He called for “limited but significant constitutional, electoral, legal and economic reforms”, so that the institutions of the countries will be strengthened. In particular, Blinken called for a constitutional reform so that the ruling of the European Court for Human Rights in the case Sejdić-Finci could be implemented. More than ten years ago, the Court ruled that the electoral system was discriminatory, preventing anybody not identifying as Bosniak, Croat or Serb  from standing for election to the Presidency and the House of the Peoples.

Somewhat controversially for the supporters of more robust constitutional reforms, Blinken explicitelly assessed that the previous reform efforts failed because they had tried to achieve to many things at the same time, and that limited, step-by-step reforms would do the trick. This point of view was welcomed by the Serb Presidency Member Milorad Dodik, who was quick to point out that there was no call for so-called “Dayton II”, which is how some call a step towards a significant centralisation of the country.

Bodo Weber reads the letters to, on the one side, Belgrade and Pristina and, on the other, to Sarajevo, differently.

“On Kosovo-Serbia, the letters stress the sovereignty and territorial integrity of Kosovo, and the recognition of Kosovo by Serbia as the key element of a solution to the status dispute in the negotiations on a final, comprehensive agreement. This way, the US returns to the principles that made up the original framework of the political dialogue, in line with the EU, that is its most important actor, Germany”, Weber says.

On Bosnia, however, the letter seems to breath the spirit of the Trump administration, he interprets, seeing the proposal for a limited reforms in the fields of election rights as a continuation of this approach.

“It is aiming at any deal that can be agreed with local nationalist leaders, at the price of de facto serving those nationalist agendas, leading towards further ethnic or even ethnoterritorial division, in collision with official EU and US policy”, Weber says.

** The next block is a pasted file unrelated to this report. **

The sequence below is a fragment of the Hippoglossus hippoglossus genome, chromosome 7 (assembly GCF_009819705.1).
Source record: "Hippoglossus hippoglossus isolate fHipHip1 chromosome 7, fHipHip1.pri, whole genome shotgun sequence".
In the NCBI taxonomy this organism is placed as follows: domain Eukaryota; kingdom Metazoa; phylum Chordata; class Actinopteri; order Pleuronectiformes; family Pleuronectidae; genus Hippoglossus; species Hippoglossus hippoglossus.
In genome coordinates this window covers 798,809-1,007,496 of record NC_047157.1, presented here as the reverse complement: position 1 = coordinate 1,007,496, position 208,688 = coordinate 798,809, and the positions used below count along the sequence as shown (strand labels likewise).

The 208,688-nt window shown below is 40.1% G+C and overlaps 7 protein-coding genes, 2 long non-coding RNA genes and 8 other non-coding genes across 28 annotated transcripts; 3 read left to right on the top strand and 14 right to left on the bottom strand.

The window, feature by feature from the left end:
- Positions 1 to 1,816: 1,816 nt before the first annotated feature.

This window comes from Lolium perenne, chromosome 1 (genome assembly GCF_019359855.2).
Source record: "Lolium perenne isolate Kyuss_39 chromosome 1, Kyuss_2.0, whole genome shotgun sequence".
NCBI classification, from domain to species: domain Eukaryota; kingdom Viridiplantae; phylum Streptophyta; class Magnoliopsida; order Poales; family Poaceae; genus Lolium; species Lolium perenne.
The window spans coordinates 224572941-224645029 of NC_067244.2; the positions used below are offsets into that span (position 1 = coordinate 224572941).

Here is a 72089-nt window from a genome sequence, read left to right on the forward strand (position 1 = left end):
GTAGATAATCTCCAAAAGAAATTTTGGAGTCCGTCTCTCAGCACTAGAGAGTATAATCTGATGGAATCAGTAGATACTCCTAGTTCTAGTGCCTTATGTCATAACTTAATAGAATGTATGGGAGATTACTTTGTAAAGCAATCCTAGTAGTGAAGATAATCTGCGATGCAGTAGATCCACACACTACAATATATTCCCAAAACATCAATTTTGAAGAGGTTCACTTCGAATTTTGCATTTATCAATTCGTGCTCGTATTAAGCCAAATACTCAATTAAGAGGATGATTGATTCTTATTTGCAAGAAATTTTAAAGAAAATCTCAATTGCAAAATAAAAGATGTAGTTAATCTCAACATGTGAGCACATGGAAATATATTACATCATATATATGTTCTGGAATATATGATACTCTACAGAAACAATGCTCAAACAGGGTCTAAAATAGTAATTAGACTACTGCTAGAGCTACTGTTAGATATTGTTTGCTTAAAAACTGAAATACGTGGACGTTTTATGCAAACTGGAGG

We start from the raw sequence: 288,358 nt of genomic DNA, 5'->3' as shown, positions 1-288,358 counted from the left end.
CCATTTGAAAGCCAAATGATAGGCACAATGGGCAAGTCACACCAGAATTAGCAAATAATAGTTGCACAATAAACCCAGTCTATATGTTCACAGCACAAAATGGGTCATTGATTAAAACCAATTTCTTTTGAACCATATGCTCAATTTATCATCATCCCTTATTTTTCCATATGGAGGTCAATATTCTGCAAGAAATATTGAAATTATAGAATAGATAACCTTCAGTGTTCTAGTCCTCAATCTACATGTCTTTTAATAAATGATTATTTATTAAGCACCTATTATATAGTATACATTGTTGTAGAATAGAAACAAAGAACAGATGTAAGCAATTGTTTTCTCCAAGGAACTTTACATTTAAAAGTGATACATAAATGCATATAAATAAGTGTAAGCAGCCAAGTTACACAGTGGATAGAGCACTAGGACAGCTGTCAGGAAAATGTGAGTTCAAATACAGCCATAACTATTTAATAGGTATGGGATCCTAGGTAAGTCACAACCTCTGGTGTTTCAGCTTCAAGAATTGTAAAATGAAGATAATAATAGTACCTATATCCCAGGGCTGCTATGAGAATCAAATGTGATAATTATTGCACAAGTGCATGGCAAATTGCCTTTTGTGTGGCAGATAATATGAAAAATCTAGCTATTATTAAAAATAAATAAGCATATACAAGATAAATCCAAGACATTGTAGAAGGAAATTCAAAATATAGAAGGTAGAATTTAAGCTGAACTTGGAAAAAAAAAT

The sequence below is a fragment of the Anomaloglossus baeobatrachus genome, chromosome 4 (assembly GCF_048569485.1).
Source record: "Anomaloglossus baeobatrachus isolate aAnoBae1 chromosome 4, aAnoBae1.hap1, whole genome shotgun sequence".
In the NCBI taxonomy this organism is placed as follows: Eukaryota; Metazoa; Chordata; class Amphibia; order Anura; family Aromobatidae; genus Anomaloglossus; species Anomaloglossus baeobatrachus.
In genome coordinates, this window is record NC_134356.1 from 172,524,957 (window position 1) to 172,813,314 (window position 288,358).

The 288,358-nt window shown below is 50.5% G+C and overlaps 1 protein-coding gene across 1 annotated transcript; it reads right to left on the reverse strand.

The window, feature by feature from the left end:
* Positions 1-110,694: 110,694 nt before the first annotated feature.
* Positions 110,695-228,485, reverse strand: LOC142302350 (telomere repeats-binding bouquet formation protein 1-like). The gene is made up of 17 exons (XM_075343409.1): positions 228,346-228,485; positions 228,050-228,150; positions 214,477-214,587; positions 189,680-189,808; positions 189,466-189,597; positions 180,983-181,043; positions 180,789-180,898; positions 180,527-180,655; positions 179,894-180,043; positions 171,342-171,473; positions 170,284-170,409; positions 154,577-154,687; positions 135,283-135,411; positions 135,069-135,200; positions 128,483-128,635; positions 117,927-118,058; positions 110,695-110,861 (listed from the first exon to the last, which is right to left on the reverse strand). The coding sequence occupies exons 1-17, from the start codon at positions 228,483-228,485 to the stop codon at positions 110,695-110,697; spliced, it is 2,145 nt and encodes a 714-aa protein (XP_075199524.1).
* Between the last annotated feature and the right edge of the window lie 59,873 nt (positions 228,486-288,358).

He sees the June 2020 Mostar deal, which enabled the holding of the first local elections in that city since 2008, as a part of that approach, which now also includes the negotiations on so-call election law reform, including limited constitutional reform.

“It seems like the Biden administration has not yet settled on its future Bosnia policy, as the Blinken letter fails to reflect that dangerous reality”, Weber concludes.

The letters still come at an early phase of the Biden’s term, which was not the case with his predecessor, who seemed to intensify his efforts as the elections drew nearer. For Politika daily journalist Boško Jakšić, this is a sign of increased US engagement in the region.

“Through tripartite diplomacy, Secretary Blinken made it known that the United States intends to intensify its engagement in order to resolve the dispute over Kosovo, and finally bring BiH out of a state of political paralysis. It remains unclear how Belgrade and Pristina will interpret his call for “flexibility”, while the demand for limited constitutional changes in BiH is a welcome announcement of the necessary reforms of a fossilized system. The “offensive” on three fronts confirms that the United States wants to be present in the Western Balkans and not to leave the region to Russia and China”, Jakšić says for EWB.

The next phase EU-mediated Dialogue is expected in May, as announced by President Vučić, but there are still no signs of a serious breakthrough. On the other hand, the reform process in BiH does not seem to be accelerating, with the country bound to be focused on the alleged proposals for its dissolution apparently coming from the parts of the EU. US is yet to demonstrate that it can move the processes further